“Right now I’m doing okay,” she said. “But I”m concerned that if this lasts, it will take a toll. It feels like it’s just one thing on top of another.”
Another blow to small businesses
The fires and heat also present another burden for California’s already struggling businesses. For restaurants, which only recently set up spaces for outdoor dining, it’s a disaster.
When San Francisco chef Dominque Crenn was driving on Tuesday night in the Bay Area, she saw smoke on the horizon. The following morning she spotted the ashes on the tables of Atelier Crenn, her fine-dining restaurant and realized she could not serve guests outside. Indoor dining has been banned in the city since March because of the coronavirus.
Instead of cancelling reservations, Crenn cooked meals for all her diners and her team personally dropped them off to their homes.
“We are getting exhausted,” Crenn said by phone. “It’s suffocating physically and mentally, and we don’t have control.”
An employee for Atelier Crenn restaurant hands a takeout order to a customer through a window in San Francisco, California on April, 1, 2020, during the novel coronavirus outbreak.
JOSH EDELSON/AFP via Getty Images
Crenn believes the city needs to find a way to re-establish indoor dining soon before the damage to restaurants becomes unrecoverable.
“We need to make things happen because we are in survival mode and we can’t survive more than another month like this,” she said. “The tech companies didn’t make San Francisco. We make San Francisco. The wine country, the restaurant owners, the chefs, the farmers. People don’t travel from around the world to hang out with tech people. It’s the innovation around the food and culture.”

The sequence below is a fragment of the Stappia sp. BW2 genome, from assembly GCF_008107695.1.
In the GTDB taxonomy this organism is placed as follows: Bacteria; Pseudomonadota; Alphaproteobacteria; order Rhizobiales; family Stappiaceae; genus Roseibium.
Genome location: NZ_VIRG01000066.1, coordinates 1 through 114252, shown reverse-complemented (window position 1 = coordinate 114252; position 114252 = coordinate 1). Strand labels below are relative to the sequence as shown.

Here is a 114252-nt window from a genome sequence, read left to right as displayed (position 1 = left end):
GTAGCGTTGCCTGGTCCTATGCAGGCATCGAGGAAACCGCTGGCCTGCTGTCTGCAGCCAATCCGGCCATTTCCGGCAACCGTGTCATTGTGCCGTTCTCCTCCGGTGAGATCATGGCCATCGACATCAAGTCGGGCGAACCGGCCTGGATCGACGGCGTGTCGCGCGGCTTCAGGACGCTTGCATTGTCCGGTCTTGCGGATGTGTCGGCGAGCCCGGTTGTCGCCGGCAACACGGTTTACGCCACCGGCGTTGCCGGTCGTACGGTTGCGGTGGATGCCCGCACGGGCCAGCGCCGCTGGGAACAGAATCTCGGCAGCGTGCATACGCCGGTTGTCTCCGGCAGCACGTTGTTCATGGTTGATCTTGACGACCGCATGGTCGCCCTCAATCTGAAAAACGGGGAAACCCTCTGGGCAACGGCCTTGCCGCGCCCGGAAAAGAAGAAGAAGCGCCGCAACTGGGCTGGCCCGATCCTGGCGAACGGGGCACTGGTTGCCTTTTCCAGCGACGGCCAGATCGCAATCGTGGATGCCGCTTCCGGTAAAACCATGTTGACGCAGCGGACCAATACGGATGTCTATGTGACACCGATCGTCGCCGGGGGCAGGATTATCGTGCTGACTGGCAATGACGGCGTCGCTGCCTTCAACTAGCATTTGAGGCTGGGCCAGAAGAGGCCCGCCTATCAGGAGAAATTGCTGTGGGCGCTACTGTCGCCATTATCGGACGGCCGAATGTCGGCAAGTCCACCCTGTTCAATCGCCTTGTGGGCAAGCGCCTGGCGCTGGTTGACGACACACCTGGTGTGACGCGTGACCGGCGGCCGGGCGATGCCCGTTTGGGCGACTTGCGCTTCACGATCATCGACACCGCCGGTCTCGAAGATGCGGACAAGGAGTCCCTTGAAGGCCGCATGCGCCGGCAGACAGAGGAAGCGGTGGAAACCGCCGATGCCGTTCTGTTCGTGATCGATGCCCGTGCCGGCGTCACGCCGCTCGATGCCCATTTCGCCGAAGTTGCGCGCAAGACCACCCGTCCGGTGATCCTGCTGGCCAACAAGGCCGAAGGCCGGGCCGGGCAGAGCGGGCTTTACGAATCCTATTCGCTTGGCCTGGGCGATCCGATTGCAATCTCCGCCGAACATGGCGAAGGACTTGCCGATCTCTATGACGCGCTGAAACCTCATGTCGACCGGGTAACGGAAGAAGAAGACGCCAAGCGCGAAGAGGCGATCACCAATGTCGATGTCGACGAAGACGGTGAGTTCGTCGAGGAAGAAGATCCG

San Francisco waterfront restaurants Waterbar and Epic Steak will remain open for outdoor seating for now because of their location and strong breeze. “We can see some haze and smell the smoke a little bit,” said Pete Sittnick, managing partner of the restaurants.
But Sittnick said many of his friends running popular Bay Area restaurants are already suspending operations. His restaurants closed down their outdoor dining in 2018 with the fires, but continued to serve people indoors. That’s no longer an option.
Daycares across California, which recently re-opened by taking in fewer children and offering ventilation, are also facing shutdowns.
Dr. Roxana Daneshjou, a dermatologist based in Silicon Valley, said her husband tried to drop off their young daughter to a Stanford University-run daycare on Wednesday.
But staffers told her husband the facility was closed because it could not adequately ventilate the space. In an emailed statement, Stanford confirmed that the temporary closures are due to “unhealthy air conditions caused by ongoing wildfires in the Bay Area.”
Daneshjou said it’s a major challenge for the Bay Area’s working parents to find last-minute alternatives. And that could have an impact on those who are working in nearby hospitals. “I am concerned for people who are attending [physicians] at the hospital at Stanford, because backup childcare is so difficult.”